The Story: Rebuilding

The FEMA inspector that came here - very arrogant, rude. He was not interested. And I think our $2,855.10 showed that. He was not interested in us at all. And I would have appealed that but I didn't have time. I've not had time to appeal or do anything other than keep our head above the water.

- Jenny Cavenaugh, Duplin County, NC

Renee Lee checks on the damage to her trailer caused by Hurricane Floyd

Renee Lee, her children, and others from her
community of White Stocking survey the damage
to her grandmother's home. Photograph by Rob Amberg.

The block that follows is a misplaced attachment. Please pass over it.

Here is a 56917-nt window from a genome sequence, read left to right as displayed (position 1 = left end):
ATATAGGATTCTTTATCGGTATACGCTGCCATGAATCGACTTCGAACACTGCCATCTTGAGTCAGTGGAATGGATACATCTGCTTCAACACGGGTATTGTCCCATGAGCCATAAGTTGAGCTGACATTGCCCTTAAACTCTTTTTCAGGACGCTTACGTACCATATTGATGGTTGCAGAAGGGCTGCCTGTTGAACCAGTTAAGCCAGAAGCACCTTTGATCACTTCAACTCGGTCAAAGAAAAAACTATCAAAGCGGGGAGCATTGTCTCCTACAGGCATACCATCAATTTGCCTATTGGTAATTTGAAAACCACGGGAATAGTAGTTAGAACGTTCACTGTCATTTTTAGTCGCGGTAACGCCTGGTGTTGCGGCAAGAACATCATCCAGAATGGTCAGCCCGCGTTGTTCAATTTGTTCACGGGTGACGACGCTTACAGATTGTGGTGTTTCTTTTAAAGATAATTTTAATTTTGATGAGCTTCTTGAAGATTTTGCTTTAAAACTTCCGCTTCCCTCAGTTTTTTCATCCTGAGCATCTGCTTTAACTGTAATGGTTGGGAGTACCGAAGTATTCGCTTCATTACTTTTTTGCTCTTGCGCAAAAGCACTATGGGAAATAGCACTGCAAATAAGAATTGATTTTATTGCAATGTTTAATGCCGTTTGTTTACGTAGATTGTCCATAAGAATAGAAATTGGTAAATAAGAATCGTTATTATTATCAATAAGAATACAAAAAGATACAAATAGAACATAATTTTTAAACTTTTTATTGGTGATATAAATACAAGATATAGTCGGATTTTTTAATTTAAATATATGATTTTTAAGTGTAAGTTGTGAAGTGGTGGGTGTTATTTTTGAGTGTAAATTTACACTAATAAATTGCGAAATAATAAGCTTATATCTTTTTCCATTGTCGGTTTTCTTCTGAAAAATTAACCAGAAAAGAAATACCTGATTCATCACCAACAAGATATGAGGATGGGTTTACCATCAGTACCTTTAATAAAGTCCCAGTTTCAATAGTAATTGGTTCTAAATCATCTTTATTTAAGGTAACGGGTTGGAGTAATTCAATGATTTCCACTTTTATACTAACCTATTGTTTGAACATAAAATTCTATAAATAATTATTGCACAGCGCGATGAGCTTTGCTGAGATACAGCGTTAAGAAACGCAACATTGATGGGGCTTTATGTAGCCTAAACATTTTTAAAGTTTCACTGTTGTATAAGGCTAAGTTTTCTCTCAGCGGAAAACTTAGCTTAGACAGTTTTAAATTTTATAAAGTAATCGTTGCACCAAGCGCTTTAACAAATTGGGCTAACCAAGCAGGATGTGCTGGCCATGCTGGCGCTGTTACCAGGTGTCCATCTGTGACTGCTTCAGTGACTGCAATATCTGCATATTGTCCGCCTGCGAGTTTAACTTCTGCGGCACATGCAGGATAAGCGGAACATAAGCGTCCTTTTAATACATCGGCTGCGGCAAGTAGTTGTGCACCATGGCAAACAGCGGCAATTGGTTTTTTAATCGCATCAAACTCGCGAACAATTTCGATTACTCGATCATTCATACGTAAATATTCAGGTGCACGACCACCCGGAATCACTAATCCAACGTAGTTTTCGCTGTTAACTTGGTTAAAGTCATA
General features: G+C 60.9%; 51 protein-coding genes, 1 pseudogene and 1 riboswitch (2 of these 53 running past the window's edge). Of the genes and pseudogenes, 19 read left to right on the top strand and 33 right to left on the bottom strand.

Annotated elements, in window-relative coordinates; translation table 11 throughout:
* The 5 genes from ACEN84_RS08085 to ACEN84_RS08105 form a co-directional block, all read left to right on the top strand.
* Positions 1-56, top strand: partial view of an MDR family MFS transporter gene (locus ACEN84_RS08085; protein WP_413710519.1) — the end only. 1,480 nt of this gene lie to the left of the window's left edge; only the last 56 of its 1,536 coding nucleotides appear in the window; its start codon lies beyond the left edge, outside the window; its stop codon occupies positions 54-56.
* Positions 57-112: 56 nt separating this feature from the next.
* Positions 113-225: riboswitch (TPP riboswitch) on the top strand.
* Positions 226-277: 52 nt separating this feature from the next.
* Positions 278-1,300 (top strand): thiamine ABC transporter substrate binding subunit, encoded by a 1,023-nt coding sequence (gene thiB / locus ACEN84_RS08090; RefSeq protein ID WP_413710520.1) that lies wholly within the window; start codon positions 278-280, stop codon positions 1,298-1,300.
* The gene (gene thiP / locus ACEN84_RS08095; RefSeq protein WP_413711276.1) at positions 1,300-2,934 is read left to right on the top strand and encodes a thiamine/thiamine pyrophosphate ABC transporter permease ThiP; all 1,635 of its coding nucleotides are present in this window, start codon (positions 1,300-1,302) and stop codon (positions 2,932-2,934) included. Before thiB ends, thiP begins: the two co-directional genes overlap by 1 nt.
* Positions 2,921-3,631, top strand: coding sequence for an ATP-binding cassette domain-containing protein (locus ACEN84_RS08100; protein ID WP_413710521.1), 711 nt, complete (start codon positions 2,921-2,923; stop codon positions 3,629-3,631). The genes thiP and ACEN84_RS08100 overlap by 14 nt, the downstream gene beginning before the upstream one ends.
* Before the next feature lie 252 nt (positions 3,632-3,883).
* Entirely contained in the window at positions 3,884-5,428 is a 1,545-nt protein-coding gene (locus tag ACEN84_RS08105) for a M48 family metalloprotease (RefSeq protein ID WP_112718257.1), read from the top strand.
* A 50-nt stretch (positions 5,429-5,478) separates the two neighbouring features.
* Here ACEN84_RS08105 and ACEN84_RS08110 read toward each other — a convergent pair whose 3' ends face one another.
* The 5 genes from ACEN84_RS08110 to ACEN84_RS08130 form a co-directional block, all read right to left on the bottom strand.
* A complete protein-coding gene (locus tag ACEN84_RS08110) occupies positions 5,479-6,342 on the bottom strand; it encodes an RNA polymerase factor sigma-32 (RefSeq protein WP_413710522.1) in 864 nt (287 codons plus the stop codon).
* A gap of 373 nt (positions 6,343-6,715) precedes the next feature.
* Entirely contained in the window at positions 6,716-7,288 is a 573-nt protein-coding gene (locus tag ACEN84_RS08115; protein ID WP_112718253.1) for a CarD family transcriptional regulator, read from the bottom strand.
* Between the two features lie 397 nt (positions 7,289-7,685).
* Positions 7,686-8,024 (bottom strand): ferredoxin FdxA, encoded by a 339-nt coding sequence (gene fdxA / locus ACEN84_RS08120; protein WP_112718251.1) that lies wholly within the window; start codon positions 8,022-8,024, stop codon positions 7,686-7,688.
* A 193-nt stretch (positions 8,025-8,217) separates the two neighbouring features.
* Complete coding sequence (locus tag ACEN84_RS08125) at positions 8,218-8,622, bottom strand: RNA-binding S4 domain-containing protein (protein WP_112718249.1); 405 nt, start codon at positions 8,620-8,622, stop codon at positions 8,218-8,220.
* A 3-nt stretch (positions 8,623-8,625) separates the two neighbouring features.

Interview with Renee Lee,
Whitestocking, NC
- A Hard Way to Go

listen button read button

Many survivors of the flood describe the difficulty in navigating the bureaucracy of the Federal Emergency Management Agency (FEMA) and the Small Business Association (SBA) in order to file claims for storm damage and receive aid. For many, this was the first time they were applying for government emergency assistance, and it was difficult to find transportation and time during clean-up efforts to check on their claim status at a FEMA or SBA office. Others spoke of the frustration and confusion of the evaluation process, during which a FEMA officer would visit their property to estimate the damage in order to begin processing their claim.